“A key differential of our offering from other services available on the web will be the personalised attention and round-the-clock local support which our partners and customers will be receiving,” added BMIT’s CEO.
On the internet there are a full variety of companies offering cloud services, including giants such as Amazon, Google and Microsoft. BMIT acknowledges that competing just on price with such massive companies is a futile exercise and it is thus focusing its efforts to complement its highly affordable services with other benefits, such as providing 24x7 manned local support, in contrast to some automated or canned-reply call centre in some other part of the planet.
“A local company many times feels it is one of many thousands and when an automated system handles requests and demands, for service or support, they are many times part of a long queue. There thus exists a need for a cloud which is based in Malta, with a provider who can understand local customer requirements. Such a local cloud can offer tailor made services for the Maltese business community.”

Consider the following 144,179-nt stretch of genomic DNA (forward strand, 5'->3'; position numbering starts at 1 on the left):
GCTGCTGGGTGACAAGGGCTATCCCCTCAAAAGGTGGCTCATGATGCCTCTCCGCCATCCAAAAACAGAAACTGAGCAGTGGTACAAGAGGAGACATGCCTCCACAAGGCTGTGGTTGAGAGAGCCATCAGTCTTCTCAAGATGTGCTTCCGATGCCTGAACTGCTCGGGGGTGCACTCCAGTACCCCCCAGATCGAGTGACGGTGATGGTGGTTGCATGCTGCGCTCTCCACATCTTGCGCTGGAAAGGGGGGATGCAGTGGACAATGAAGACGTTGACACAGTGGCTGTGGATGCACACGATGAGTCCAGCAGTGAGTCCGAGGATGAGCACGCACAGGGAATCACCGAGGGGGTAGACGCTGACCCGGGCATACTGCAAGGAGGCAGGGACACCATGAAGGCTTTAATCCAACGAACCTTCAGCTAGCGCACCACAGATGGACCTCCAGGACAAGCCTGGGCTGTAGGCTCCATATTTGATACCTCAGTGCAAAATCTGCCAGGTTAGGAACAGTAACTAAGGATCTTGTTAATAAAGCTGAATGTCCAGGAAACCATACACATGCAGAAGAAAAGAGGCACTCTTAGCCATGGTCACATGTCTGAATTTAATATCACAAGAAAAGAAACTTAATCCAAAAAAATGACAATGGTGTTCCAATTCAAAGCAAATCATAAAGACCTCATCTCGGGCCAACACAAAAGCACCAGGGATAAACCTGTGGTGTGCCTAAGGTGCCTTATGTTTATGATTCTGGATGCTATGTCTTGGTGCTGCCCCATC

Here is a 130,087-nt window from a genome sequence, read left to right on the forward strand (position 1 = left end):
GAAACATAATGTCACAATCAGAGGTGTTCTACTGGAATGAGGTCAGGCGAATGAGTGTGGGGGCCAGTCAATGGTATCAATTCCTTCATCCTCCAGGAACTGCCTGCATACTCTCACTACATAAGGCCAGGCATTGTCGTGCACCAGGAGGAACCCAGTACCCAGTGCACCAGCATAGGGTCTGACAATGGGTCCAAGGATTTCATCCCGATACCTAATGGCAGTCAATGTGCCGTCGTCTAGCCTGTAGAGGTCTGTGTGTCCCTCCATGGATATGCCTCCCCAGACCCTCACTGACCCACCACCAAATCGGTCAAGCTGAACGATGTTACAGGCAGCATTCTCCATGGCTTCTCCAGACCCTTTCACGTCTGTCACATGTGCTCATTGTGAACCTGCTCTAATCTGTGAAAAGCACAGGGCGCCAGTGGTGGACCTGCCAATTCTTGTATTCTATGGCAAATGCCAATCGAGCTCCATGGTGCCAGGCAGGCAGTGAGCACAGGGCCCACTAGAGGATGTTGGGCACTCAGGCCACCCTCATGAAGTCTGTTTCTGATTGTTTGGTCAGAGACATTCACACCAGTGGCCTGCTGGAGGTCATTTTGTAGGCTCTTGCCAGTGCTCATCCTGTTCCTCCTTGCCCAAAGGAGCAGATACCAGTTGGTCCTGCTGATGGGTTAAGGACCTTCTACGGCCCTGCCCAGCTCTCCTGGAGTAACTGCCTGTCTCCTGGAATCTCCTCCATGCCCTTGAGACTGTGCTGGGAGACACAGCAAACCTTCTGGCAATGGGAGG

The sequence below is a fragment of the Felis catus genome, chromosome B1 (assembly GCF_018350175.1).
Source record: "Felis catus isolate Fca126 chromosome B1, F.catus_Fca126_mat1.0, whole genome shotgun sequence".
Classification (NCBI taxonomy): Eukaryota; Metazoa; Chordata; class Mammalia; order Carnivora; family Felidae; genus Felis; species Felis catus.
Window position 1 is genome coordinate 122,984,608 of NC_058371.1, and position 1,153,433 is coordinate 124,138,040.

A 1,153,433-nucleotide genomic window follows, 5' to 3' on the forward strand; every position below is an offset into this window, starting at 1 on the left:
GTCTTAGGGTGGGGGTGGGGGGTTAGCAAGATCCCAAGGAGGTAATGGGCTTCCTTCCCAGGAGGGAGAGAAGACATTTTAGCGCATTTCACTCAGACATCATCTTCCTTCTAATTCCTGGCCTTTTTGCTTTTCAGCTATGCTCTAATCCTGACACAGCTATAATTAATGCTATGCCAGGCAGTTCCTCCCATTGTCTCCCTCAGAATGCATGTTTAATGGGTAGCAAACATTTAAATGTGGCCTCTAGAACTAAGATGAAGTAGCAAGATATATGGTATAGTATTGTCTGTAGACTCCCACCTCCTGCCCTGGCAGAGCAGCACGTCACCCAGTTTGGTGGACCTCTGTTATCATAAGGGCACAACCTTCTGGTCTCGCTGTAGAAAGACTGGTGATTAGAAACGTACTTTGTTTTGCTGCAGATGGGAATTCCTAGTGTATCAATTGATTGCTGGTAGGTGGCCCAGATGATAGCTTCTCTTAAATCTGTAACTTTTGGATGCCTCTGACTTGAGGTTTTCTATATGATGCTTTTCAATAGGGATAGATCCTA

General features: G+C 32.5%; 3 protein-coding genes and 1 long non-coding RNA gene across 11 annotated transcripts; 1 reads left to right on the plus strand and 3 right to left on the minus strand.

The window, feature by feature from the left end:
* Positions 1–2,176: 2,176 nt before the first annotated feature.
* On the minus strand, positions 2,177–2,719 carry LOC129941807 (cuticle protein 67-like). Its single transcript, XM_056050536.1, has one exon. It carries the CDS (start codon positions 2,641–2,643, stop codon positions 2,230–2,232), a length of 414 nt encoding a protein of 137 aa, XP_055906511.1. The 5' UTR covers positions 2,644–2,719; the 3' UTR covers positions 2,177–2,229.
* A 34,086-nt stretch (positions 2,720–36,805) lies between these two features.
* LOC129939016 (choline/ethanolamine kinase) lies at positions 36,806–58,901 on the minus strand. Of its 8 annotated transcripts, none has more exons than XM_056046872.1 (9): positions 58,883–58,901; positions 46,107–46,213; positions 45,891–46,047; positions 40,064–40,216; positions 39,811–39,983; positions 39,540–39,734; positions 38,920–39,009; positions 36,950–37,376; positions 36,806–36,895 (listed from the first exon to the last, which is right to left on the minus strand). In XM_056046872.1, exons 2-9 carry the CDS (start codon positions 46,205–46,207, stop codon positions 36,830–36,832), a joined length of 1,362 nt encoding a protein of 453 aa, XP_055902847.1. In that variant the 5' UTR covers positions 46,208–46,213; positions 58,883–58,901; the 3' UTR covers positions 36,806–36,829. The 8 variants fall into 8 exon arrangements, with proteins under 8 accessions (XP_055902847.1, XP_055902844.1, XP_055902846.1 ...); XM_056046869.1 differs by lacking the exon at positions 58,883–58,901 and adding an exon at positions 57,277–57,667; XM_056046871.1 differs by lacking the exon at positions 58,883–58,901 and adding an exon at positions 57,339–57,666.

One other advantage with having a Maltese cloud is that data and transactions are kept local. As a result, customers know exactly where their data is stored. This is relevant for all businesses, and especially for those with specific regulatory requirements which oblige them to retain their data in Malta. Once the cloud infrastructure is put in place, customers will be able to access BMIT’s services through a web portal through which they will be able to select and access those services they require online. All services will be automated and simple to access and operate.